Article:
Greensburg woman turns 103, remembers her WWII service
Madeline Buchek is unlikely to forget the pride she had when serving as a switchboard operator in the US Marine Corps during World War II.
The Greensburg resident recalled the feeling as she sat at her home this week, just days before celebrating her 103rd birthday with family and friends.
âI enjoyed it so much that I was proud of it, that I was able to do it for the boys,â said Buchek, who grew up in Hostetter.
Buchek enlisted in the Marine Corps Women’s Reserve in 1943, almost a year after the unit was created to relieve the men of their labor so that they could go and serve in the war. After completing her basic training at Camp Lejeune, NC, Buchek, then in her twenties, was posted to Columbia, SC, where she remained throughout the war.
At her assignment, Buchek was working as a PBX Operator, a role she learned early in her career with Bell Telephone Co. in Greensburg. Buchek worked alongside another woman while the men learned to fly planes to fight in war. A total of nine women were trained on the job and alternated overnight shifts.
âIt was wonderful,â Buchek said. âI knew the mission, which helped me. The other girls had to be trained and they were a little bit doubtful about doing the job, but after the training and after using the boards, they got to know the job and then they enjoyed it.
Join the Marines
Buchek was only a few years into her career as a switchboard operator – a path she chose after graduating from Greater Latrobe Senior High School in 1937 – when the war began.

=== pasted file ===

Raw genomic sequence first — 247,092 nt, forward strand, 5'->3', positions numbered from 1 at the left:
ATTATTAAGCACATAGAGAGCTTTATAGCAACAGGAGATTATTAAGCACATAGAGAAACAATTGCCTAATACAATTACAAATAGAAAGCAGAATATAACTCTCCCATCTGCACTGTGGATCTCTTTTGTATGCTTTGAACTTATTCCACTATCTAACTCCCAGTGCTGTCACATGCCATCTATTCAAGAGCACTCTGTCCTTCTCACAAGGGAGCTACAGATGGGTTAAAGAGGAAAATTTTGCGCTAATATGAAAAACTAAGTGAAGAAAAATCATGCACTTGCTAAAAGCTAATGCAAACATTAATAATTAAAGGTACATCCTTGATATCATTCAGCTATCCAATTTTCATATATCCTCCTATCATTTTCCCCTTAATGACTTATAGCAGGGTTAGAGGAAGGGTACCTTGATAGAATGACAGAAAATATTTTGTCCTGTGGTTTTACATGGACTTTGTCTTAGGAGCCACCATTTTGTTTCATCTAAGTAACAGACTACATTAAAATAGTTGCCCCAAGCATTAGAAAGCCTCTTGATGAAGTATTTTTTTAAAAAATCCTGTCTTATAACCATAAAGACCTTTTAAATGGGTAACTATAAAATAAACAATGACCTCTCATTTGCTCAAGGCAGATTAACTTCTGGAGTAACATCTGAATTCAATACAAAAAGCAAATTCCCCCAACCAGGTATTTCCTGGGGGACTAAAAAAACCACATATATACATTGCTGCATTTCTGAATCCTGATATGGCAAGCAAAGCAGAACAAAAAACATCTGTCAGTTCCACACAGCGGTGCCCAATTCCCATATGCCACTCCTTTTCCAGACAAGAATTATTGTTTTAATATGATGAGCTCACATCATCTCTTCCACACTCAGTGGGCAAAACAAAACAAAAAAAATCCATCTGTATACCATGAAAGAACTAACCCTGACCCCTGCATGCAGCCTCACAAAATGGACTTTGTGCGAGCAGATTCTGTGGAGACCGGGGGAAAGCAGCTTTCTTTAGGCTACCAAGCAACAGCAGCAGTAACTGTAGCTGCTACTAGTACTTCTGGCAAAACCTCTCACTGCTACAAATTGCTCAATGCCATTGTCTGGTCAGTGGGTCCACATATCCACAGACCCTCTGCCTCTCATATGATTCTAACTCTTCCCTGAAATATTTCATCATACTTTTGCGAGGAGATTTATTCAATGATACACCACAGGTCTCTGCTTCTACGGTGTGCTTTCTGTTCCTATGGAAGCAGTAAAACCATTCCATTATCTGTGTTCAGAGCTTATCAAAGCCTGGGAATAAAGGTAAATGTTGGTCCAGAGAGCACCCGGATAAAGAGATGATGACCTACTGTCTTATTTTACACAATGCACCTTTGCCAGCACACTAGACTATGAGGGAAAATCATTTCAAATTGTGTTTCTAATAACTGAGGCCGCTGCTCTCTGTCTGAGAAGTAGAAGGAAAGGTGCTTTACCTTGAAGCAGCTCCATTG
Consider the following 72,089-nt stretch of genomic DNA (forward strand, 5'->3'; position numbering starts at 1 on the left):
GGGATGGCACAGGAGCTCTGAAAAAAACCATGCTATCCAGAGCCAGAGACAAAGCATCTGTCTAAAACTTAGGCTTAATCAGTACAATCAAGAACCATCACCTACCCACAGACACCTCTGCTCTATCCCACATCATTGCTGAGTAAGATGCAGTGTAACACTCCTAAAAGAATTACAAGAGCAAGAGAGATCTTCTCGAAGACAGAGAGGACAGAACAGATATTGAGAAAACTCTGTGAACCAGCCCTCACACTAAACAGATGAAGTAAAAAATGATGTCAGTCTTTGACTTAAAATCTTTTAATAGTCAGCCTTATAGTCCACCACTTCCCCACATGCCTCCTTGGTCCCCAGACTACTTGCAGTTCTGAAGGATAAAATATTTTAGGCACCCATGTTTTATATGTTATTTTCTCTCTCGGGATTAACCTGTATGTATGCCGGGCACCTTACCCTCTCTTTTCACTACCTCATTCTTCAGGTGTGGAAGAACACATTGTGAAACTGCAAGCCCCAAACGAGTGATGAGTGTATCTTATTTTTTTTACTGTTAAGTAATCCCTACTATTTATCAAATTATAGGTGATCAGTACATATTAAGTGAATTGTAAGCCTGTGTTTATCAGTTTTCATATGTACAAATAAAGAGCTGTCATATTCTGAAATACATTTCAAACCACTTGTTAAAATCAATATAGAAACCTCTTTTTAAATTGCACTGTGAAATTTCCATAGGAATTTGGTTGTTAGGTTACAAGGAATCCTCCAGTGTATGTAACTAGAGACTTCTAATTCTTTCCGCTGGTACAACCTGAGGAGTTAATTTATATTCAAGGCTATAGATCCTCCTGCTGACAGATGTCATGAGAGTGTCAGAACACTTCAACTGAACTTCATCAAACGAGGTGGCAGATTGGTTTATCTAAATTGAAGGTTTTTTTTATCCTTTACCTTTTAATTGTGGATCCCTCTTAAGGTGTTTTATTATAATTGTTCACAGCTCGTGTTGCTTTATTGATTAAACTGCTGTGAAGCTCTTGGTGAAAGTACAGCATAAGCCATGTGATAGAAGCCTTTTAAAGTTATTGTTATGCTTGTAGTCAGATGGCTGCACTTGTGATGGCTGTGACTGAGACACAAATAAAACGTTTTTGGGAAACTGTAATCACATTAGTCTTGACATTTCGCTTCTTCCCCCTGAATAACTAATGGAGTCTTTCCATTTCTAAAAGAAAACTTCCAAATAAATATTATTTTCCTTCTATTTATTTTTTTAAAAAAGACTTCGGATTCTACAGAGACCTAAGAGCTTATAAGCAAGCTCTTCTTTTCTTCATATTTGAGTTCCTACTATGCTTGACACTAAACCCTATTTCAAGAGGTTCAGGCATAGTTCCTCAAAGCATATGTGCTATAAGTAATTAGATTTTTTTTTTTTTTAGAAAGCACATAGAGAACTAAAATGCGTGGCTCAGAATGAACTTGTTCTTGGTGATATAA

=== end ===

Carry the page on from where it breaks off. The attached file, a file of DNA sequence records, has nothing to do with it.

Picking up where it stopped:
Following in the footsteps of friends and colleagues, Buchek decided to enlist in the Marines.
âWe were all from Bell Telephone from Greensburg,â she said. âWe were all assigned different zones. What they did, I don’t know, because I couldn’t get in touch with them. I didn’t know where they were.
Buchek was the only friend of hers stationed in South Carolina, where she lived in a former Civilian Conservation Corps barracks. The CCC was a work-assistance program established under President Franklin D. Roosevelt in 1933 that provided work for millions of men during the Great Depression.
According to Buchek’s nephew, Rick Labuda, the barracks had no plumbing or heating. Thus, the women stationed at the camp had to collect wood and charcoal to fill the pot-bellied stoves at night. Bathrooms and showers were in a separate building from the barracks, he said.
âAt night we were so cold that we would buy bricks and heat them to keep our feet warm. â¦ We had to create our own heat, âsaid Buchek. “We had to put charcoal in the bellies of the pot-bellied stoves, so it was a bit hard.”
When Buchek was not working, she would go on bike rides and do various things on the base, such as watching the men learn to take off and land planes. Buchek was one of the few women to have a driver’s license, which she obtained at the age of 19. If an additional vehicle was available, she would travel to work with other women.
Buchek remained in his post until the end of the war in 1945.
âOf course when the war was over we were all happy,â she said. “It was a really happy time when they said the war was over and everyone took action to get home.”
After the war ended, Buchek returned to her post at Bell Telephone, where she was promoted to Service Advisor. In her role, she visited businesses in western Pennsylvania that had Bell switchboards and made sure they knew how to operate the switchboard and provide them with supplies.
Buchek remained in her post until 1979, when she left her job with Bell Telephone. She moved to Las Vegas to help her sister, Mary Jane Gritzer, who was diagnosed with cancer. Buchek remained there, working in the gift-wrapping department of the Bullock department store, until the age of 88.
At that time, she returned to Greensburg, where several of her nieces live.
Family and friends will come together on Saturday to celebrate his accomplishments and his birthday.